You may not realize it, but a number of “great” movements have impacted the workplace during the past year of the pandemic. There is the “Great Resignation,” in which each month we see millions of people unexpectedly quit their jobs. There is the “Great Disconnect,” which speaks to the chasm of attitude and communication between some bosses and their employees about the office. And now there is the “Great Reshuffle,” a term used by LinkedIn to explain the new attitudes in the workplace and how the office is going to have to change to accommodate the newly empowered and unbound employee.
Sure, some of this hyperbole is just catchy headline candy. But many companies are expected this month to start requiring employees to come back to the office for at least a few days a week, and there is little doubt that the post-pandemic workplace is going to have to change. From all accounts, the business world is embracing some form of hybrid model, with employees working a staggered schedule of, say, three days a week in the office and two days of working at home.
We expect that the employees will be regarded as being more important.
— Clive Wilkinson, president and design director, Clive Wilkinson Architects
In this age of worker shortages, however, employees have more sway than ever. For companies to keep the best workers, they need to help create the best work environments.
That means the look of the office will have to adapt as well, according to interior architects such as Clive Wilkinson, the design guru who helped create the revolutionary office environments for companies such as Google and Microsoft. He expects the office to evolve into a space mainly for collaborative work, and there will be less space for quiet, focused work. This means fewer desks, and those desks that do remain will be shared. Your tchotchkes are going to have to stay home. Wilkinson believes the cubicle should be relegated to the dustbin of architectural history, and paper is pretty much on its way out.
“I think most companies that are at the forefront of today’s trends do not use cubes anymore,” Wilkinson says. “I’ve always thought cubicles were a bad model. We don’t think the office can be the same configuration as it was. We don’t think that you can have assigned desks if people are only there two or three days a week. It makes no sense from a real estate point of view.”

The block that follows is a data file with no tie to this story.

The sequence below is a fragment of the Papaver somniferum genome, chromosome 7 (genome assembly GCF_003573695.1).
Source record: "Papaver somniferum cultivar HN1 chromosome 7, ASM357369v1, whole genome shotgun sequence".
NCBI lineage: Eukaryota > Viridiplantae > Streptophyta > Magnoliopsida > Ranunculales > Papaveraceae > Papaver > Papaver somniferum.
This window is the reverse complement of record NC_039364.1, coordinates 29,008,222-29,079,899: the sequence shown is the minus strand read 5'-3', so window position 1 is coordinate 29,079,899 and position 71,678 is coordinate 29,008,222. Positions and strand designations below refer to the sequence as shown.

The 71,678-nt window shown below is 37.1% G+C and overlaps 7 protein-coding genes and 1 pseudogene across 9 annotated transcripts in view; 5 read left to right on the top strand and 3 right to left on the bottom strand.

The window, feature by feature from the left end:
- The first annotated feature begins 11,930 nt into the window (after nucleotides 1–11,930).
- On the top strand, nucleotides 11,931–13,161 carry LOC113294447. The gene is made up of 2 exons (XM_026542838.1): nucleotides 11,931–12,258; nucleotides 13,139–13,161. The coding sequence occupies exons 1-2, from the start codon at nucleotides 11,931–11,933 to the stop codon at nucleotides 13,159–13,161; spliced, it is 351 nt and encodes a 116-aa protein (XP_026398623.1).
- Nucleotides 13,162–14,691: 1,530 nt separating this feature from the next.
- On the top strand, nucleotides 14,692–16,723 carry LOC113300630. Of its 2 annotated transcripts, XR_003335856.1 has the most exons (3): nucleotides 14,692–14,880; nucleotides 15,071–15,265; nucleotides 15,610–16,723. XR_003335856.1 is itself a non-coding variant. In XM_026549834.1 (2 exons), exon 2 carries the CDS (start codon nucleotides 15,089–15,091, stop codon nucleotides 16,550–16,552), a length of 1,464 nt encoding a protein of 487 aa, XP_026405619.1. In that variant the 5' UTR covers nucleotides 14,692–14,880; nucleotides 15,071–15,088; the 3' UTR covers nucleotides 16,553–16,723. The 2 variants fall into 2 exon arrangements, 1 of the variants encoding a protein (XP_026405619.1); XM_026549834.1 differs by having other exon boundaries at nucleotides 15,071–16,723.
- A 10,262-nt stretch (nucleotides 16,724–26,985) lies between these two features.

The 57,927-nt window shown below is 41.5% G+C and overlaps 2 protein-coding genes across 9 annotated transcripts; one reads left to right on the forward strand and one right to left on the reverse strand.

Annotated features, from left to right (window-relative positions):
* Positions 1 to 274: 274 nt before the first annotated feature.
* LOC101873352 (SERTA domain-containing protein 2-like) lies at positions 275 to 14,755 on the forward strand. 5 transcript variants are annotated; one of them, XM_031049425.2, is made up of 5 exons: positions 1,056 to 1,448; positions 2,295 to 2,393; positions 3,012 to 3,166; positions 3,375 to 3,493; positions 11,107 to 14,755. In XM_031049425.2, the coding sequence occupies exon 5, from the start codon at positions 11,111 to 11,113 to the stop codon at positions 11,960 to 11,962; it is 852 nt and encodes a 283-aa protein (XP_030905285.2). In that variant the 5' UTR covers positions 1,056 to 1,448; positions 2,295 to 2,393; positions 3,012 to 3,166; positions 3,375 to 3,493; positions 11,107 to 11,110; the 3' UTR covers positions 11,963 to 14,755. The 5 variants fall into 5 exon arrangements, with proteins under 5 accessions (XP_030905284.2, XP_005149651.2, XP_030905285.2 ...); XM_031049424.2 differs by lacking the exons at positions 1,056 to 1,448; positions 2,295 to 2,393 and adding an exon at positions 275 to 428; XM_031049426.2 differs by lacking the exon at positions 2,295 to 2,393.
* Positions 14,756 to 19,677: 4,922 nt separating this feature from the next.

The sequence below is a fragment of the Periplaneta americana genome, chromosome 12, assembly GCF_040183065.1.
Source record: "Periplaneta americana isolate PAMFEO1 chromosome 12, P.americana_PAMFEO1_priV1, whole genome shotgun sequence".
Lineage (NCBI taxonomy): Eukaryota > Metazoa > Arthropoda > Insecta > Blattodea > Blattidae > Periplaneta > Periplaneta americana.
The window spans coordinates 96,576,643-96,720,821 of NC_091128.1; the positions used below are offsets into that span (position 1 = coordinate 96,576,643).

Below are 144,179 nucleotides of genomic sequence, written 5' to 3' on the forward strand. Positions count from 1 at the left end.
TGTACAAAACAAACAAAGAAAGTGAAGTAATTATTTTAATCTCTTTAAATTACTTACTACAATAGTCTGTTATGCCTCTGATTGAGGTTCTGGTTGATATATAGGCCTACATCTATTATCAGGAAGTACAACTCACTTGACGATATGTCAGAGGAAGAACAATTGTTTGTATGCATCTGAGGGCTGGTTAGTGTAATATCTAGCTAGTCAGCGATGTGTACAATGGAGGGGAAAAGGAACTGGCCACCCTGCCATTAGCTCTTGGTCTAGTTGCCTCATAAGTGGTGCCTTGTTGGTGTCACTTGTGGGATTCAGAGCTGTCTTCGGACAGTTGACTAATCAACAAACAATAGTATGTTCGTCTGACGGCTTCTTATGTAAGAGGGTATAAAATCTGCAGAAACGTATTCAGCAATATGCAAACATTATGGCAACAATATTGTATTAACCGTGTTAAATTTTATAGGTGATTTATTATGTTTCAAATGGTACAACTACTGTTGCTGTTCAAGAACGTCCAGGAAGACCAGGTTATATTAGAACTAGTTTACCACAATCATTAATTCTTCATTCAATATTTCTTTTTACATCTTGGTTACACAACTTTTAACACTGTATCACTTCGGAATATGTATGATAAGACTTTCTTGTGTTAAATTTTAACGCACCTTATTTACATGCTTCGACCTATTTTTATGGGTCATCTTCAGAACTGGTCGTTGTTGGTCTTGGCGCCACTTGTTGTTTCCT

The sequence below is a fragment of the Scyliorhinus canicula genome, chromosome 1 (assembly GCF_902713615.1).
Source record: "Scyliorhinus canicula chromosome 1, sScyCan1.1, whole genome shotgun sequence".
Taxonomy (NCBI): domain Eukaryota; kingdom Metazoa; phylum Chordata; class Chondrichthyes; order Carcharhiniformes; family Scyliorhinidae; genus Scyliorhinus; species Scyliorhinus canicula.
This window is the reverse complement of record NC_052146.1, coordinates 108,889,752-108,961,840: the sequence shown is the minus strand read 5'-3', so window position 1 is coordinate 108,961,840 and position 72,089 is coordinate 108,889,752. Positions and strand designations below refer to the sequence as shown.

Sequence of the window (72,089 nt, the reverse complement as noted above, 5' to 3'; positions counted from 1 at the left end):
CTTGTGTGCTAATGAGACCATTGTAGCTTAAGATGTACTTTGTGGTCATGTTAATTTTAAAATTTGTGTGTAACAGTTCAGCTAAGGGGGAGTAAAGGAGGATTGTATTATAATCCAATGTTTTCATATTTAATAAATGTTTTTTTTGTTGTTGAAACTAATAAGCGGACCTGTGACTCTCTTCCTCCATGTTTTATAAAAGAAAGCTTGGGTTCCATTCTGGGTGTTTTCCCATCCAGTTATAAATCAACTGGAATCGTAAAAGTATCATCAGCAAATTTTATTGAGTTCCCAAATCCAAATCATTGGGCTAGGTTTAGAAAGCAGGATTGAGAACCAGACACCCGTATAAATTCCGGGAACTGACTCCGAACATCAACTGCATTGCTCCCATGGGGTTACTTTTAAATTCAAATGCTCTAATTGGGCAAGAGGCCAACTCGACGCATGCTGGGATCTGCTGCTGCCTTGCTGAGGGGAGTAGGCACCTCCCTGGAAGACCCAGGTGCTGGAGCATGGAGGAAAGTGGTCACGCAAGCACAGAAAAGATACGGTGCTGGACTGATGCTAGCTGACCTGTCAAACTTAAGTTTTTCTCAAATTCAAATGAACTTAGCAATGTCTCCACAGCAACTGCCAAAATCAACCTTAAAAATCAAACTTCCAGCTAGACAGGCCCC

Wilkinson is an advocate for an office that embraces a dynamic, mobile workspace, where employees move around and there are a range of work areas that they can use. These may include collaborative settings or quieter, individual spaces.
Jaymie Gelino, managing director and chief operating officer of interior design company Big Red Rooster, a subsidiary of JLL, agrees with Wilkinson on the office evolving into a flexible, open space with different uses and configurations. This may include amenities, such as spaces for health and wellness programs, green spaces, outdoor environments, and kitchen and dining options that allow employees to talk to one another and share ideas. There also may be rooms where employees can go to recharge and reenergize while working or after meetings.
“I think that the biggest change post-pandemic is that you’re going to hear a lot more about sustainability and well-being in a hybrid and flexible work environment,” Gelino says. “Before, we would design the inside of a box to maximize the performance of the company. Now, we are designing it for the performance of the employee or the person using the space. And that is something that has completely shifted in the post-COVID period.”
And it might be hard to believe, but both Wilkinson and Gelino expect technology to play an even larger role in our lives in the office. Employees will seek seamless communication with colleagues whether working in the office or at home.
“Technology will be where we’ll see one of the biggest evolutions as we return to the office,” Gelino says. “This is because the spectrum of technology in an office today really has to evolve to meet the new needs of employees.”
These visions of utopian office spaces where employees are at the center sound great, but will employers be willing to pay the cost for such amenities? Gelino says her company often assesses an existing office space when a tenant is renewing a lease. The workforce-strategy changes can allow a company to change the office-space floor plan and implement changes.
“So, it’s really dependent on the upfront workplace strategy that the company wants, and they can help us align to make sure the costs are within budget,” Gelino says.
Whether such changes are feasible or not, it seems clear that the hybrid-office model will be the new normal for now. Employers must be aware that they are competing for talent via higher wages and better working conditions. And this means changes to the office.
“We expect the office environment to become much more interesting,” Wilkinson says. “We expect that the employees will be regarded as being more important, and companies will have to demonstrate to them that the office is a great place to be. Everyone benefits from that. It’s a great, great thing for workers and it’s going to be a great thing for productivity. And the world will be a nicer place.” ●